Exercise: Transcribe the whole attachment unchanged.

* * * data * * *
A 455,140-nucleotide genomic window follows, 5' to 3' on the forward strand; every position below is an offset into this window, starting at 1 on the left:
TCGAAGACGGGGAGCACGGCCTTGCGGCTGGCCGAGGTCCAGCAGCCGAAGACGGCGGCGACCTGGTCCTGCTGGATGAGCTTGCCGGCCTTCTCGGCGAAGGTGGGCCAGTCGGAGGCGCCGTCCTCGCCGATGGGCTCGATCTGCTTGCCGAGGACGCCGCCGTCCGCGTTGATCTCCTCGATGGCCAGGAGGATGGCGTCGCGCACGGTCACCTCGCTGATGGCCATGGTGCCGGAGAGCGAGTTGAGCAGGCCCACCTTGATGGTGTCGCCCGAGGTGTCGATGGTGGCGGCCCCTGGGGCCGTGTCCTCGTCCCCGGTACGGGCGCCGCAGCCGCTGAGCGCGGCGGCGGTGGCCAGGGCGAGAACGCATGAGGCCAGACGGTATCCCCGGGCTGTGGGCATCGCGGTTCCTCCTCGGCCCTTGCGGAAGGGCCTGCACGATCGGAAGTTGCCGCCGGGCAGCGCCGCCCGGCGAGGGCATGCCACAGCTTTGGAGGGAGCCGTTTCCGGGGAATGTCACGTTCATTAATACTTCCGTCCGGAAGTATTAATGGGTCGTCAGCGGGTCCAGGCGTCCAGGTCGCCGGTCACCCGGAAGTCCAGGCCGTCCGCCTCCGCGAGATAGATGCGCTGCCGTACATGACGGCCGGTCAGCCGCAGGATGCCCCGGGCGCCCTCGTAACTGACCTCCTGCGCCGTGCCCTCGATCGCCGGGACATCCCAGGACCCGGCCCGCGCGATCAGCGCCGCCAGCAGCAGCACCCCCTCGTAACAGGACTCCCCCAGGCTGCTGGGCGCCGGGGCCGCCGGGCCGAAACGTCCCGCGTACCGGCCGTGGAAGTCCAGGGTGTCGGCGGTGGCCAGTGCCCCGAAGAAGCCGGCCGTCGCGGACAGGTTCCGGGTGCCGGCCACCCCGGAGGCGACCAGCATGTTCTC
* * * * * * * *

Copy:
A 455,140-nucleotide genomic window follows, 5' to 3' on the forward strand; every position below is an offset into this window, starting at 1 on the left:
TCGAAGACGGGGAGCACGGCCTTGCGGCTGGCCGAGGTCCAGCAGCCGAAGACGGCGGCGACCTGGTCCTGCTGGATGAGCTTGCCGGCCTTCTCGGCGAAGGTGGGCCAGTCGGAGGCGCCGTCCTCGCCGATGGGCTCGATCTGCTTGCCGAGGACGCCGCCGTCCGCGTTGATCTCCTCGATGGCCAGGAGGATGGCGTCGCGCACGGTCACCTCGCTGATGGCCATGGTGCCGGAGAGCGAGTTGAGCAGGCCCACCTTGATGGTGTCGCCCGAGGTGTCGATGGTGGCGGCCCCTGGGGCCGTGTCCTCGTCCCCGGTACGGGCGCCGCAGCCGCTGAGCGCGGCGGCGGTGGCCAGGGCGAGAACGCATGAGGCCAGACGGTATCCCCGGGCTGTGGGCATCGCGGTTCCTCCTCGGCCCTTGCGGAAGGGCCTGCACGATCGGAAGTTGCCGCCGGGCAGCGCCGCCCGGCGAGGGCATGCCACAGCTTTGGAGGGAGCCGTTTCCGGGGAATGTCACGTTCATTAATACTTCCGTCCGGAAGTATTAATGGGTCGTCAGCGGGTCCAGGCGTCCAGGTCGCCGGTCACCCGGAAGTCCAGGCCGTCCGCCTCCGCGAGATAGATGCGCTGCCGTACATGACGGCCGGTCAGCCGCAGGATGCCCCGGGCGCCCTCGTAACTGACCTCCTGCGCCGTGCCCTCGATCGCCGGGACATCCCAGGACCCGGCCCGCGCGATCAGCGCCGCCAGCAGCAGCACCCCCTCGTAACAGGACTCCCCCAGGCTGCTGGGCGCCGGGGCCGCCGGGCCGAAACGTCCCGCGTACCGGCCGTGGAAGTCCAGGGTGTCGGCGGTGGCCAGTGCCCCGAAGAAGCCGGCCGTCGCGGACAGGTTCCGGGTGCCGGCCACCCCGGAGGCGACCAGCATGTTCTC